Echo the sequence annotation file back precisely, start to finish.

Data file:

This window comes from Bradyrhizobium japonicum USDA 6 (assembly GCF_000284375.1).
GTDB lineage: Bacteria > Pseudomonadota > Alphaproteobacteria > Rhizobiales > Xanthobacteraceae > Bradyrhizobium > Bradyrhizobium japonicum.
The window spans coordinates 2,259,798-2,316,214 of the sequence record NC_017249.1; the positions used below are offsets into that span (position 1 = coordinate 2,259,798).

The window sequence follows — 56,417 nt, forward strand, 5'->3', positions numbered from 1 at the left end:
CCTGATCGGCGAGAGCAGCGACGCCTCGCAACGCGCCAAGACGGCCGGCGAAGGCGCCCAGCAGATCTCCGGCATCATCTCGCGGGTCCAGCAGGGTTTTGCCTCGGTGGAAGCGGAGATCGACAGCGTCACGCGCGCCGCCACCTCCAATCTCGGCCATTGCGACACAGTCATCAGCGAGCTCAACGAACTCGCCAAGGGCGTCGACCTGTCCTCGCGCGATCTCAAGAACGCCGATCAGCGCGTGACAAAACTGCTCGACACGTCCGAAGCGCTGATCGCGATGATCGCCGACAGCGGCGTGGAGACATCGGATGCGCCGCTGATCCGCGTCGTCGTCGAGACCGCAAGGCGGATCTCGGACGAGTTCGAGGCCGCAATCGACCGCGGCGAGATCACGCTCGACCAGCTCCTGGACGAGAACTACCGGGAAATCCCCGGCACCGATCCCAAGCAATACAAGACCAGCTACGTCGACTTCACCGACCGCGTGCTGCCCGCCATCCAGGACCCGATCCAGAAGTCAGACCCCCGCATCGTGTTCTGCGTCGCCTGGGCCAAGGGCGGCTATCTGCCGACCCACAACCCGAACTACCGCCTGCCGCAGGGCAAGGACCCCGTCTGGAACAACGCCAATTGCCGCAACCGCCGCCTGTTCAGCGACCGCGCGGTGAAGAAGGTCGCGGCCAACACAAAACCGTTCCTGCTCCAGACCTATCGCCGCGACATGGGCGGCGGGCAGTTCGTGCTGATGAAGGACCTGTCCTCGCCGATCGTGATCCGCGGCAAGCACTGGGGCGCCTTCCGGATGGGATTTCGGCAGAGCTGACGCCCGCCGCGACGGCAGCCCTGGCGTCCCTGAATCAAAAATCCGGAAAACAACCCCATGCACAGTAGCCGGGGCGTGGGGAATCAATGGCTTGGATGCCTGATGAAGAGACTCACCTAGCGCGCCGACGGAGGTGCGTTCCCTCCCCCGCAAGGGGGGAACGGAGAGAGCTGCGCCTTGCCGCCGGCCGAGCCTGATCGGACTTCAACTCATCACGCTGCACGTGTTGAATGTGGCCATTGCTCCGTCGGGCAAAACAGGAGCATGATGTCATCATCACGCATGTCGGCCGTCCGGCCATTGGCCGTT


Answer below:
This window comes from Bradyrhizobium japonicum USDA 6 (assembly GCF_000284375.1).
GTDB lineage: Bacteria > Pseudomonadota > Alphaproteobacteria > Rhizobiales > Xanthobacteraceae > Bradyrhizobium > Bradyrhizobium japonicum.
The window spans coordinates 2,259,798-2,316,214 of the sequence record NC_017249.1; the positions used below are offsets into that span (position 1 = coordinate 2,259,798).

The window sequence follows — 56,417 nt, forward strand, 5'->3', positions numbered from 1 at the left end:
CCTGATCGGCGAGAGCAGCGACGCCTCGCAACGCGCCAAGACGGCCGGCGAAGGCGCCCAGCAGATCTCCGGCATCATCTCGCGGGTCCAGCAGGGTTTTGCCTCGGTGGAAGCGGAGATCGACAGCGTCACGCGCGCCGCCACCTCCAATCTCGGCCATTGCGACACAGTCATCAGCGAGCTCAACGAACTCGCCAAGGGCGTCGACCTGTCCTCGCGCGATCTCAAGAACGCCGATCAGCGCGTGACAAAACTGCTCGACACGTCCGAAGCGCTGATCGCGATGATCGCCGACAGCGGCGTGGAGACATCGGATGCGCCGCTGATCCGCGTCGTCGTCGAGACCGCAAGGCGGATCTCGGACGAGTTCGAGGCCGCAATCGACCGCGGCGAGATCACGCTCGACCAGCTCCTGGACGAGAACTACCGGGAAATCCCCGGCACCGATCCCAAGCAATACAAGACCAGCTACGTCGACTTCACCGACCGCGTGCTGCCCGCCATCCAGGACCCGATCCAGAAGTCAGACCCCCGCATCGTGTTCTGCGTCGCCTGGGCCAAGGGCGGCTATCTGCCGACCCACAACCCGAACTACCGCCTGCCGCAGGGCAAGGACCCCGTCTGGAACAACGCCAATTGCCGCAACCGCCGCCTGTTCAGCGACCGCGCGGTGAAGAAGGTCGCGGCCAACACAAAACCGTTCCTGCTCCAGACCTATCGCCGCGACATGGGCGGCGGGCAGTTCGTGCTGATGAAGGACCTGTCCTCGCCGATCGTGATCCGCGGCAAGCACTGGGGCGCCTTCCGGATGGGATTTCGGCAGAGCTGACGCCCGCCGCGACGGCAGCCCTGGCGTCCCTGAATCAAAAATCCGGAAAACAACCCCATGCACAGTAGCCGGGGCGTGGGGAATCAATGGCTTGGATGCCTGATGAAGAGACTCACCTAGCGCGCCGACGGAGGTGCGTTCCCTCCCCCGCAAGGGGGGAACGGAGAGAGCTGCGCCTTGCCGCCGGCCGAGCCTGATCGGACTTCAACTCATCACGCTGCACGTGTTGAATGTGGCCATTGCTCCGTCGGGCAAAACAGGAGCATGATGTCATCATCACGCATGTCGGCCGTCCGGCCATTGGCCGTT